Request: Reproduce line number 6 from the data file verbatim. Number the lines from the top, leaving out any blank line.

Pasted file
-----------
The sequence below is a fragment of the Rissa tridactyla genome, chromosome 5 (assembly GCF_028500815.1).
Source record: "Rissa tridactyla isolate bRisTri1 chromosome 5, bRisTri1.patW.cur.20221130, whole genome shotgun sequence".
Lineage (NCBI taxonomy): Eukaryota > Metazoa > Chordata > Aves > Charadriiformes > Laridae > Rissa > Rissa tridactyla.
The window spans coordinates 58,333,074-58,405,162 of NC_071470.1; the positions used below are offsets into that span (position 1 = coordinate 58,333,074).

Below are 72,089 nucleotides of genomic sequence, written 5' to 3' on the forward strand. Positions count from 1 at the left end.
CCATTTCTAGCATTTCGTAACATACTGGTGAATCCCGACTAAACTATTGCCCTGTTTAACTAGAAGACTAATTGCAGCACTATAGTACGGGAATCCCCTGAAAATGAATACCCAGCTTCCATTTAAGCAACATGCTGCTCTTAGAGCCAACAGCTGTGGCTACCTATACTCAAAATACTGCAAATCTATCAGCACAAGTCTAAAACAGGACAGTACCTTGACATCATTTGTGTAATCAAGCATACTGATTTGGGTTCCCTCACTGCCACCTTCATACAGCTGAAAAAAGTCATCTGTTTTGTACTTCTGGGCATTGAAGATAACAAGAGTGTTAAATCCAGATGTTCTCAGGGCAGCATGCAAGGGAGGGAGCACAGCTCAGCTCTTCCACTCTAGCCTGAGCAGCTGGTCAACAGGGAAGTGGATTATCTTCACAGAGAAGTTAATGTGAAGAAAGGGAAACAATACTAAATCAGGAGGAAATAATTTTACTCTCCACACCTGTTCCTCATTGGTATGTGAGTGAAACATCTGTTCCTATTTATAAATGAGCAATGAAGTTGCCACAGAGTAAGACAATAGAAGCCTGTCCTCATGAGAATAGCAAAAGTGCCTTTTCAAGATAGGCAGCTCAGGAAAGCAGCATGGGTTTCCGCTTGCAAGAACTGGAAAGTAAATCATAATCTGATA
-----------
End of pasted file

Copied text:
CCATTTCTAGCATTTCGTAACATACTGGTGAATCCCGACTAAACTATTGCCCTGTTTAACTAGAAGACTAATTGCAGCACTATAGTACGGGAATCCCCTGAAAATGAATACCCAGCTTCCATTTAAGCAACATGCTGCTCTTAGAGCCAACAGCTGTGGCTACCTATACTCAAAATACTGCAAATCTATCAGCACAAGTCTAAAACAGGACAGTACCTTGACATCATTTGTGTAATCAAGCATACTGATTTGGGTTCCCTCACTGCCACCTTCATACAGCTGAAAAAAGTCATCTGTTTTGTACTTCTGGGCATTGAAGATAACAAGAGTGTTAAATCCAGATGTTCTCAGGGCAGCATGCAAGGGAGGGAGCACAGCTCAGCTCTTCCACTCTAGCCTGAGCAGCTGGTCAACAGGGAAGTGGATTATCTTCACAGAGAAGTTAATGTGAAGAAAGGGAAACAATACTAAATCAGGAGGAAATAATTTTACTCTCCACACCTGTTCCTCATTGGTATGTGAGTGAAACATCTGTTCCTATTTATAAATGAGCAATGAAGTTGCCACAGAGTAAGACAATAGAAGCCTGTCCTCATGAGAATAGCAAAAGTGCCTTTTCAAGATAGGCAGCTCAGGAAAGCAGCATGGGTTTCCGCTTGCAAGAACTGGAAAGTAAATCATAATCTGATA